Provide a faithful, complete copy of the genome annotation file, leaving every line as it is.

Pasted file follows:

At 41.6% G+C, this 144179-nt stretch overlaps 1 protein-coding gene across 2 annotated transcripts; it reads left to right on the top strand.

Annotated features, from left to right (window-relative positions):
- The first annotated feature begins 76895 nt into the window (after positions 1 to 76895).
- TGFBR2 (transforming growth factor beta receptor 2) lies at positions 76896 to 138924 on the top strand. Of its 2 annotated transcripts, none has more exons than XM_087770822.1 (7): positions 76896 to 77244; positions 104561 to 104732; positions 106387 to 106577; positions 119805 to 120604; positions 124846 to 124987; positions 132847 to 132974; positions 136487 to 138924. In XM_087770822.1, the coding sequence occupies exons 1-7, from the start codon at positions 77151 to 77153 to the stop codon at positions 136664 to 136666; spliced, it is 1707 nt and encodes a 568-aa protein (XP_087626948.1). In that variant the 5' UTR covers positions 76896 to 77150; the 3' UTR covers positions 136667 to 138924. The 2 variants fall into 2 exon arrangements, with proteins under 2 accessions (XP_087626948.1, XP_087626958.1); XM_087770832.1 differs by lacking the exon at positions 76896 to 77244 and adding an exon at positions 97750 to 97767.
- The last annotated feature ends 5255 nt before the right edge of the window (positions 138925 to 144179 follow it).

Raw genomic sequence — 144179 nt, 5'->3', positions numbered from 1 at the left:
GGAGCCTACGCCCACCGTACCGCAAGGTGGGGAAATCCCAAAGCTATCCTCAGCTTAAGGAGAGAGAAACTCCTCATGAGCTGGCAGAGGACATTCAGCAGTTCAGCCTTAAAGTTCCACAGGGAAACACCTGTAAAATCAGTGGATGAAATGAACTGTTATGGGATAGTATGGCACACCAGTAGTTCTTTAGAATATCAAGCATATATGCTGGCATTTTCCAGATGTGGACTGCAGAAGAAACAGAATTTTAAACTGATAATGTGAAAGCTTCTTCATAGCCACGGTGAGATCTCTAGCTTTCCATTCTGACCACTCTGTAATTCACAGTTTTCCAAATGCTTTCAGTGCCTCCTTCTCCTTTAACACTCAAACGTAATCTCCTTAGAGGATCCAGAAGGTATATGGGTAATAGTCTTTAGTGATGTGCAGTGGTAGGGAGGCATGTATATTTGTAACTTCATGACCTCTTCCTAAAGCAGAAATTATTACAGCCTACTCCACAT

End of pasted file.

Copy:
At 41.6% G+C, this 144179-nt stretch overlaps 1 protein-coding gene across 2 annotated transcripts; it reads left to right on the top strand.

Annotated features, from left to right (window-relative positions):
- The first annotated feature begins 76895 nt into the window (after positions 1 to 76895).
- TGFBR2 (transforming growth factor beta receptor 2) lies at positions 76896 to 138924 on the top strand. Of its 2 annotated transcripts, none has more exons than XM_087770822.1 (7): positions 76896 to 77244; positions 104561 to 104732; positions 106387 to 106577; positions 119805 to 120604; positions 124846 to 124987; positions 132847 to 132974; positions 136487 to 138924. In XM_087770822.1, the coding sequence occupies exons 1-7, from the start codon at positions 77151 to 77153 to the stop codon at positions 136664 to 136666; spliced, it is 1707 nt and encodes a 568-aa protein (XP_087626948.1). In that variant the 5' UTR covers positions 76896 to 77150; the 3' UTR covers positions 136667 to 138924. The 2 variants fall into 2 exon arrangements, with proteins under 2 accessions (XP_087626948.1, XP_087626958.1); XM_087770832.1 differs by lacking the exon at positions 76896 to 77244 and adding an exon at positions 97750 to 97767.
- The last annotated feature ends 5255 nt before the right edge of the window (positions 138925 to 144179 follow it).

Raw genomic sequence — 144179 nt, 5'->3', positions numbered from 1 at the left:
GGAGCCTACGCCCACCGTACCGCAAGGTGGGGAAATCCCAAAGCTATCCTCAGCTTAAGGAGAGAGAAACTCCTCATGAGCTGGCAGAGGACATTCAGCAGTTCAGCCTTAAAGTTCCACAGGGAAACACCTGTAAAATCAGTGGATGAAATGAACTGTTATGGGATAGTATGGCACACCAGTAGTTCTTTAGAATATCAAGCATATATGCTGGCATTTTCCAGATGTGGACTGCAGAAGAAACAGAATTTTAAACTGATAATGTGAAAGCTTCTTCATAGCCACGGTGAGATCTCTAGCTTTCCATTCTGACCACTCTGTAATTCACAGTTTTCCAAATGCTTTCAGTGCCTCCTTCTCCTTTAACACTCAAACGTAATCTCCTTAGAGGATCCAGAAGGTATATGGGTAATAGTCTTTAGTGATGTGCAGTGGTAGGGAGGCATGTATATTTGTAACTTCATGACCTCTTCCTAAAGCAGAAATTATTACAGCCTACTCCACAT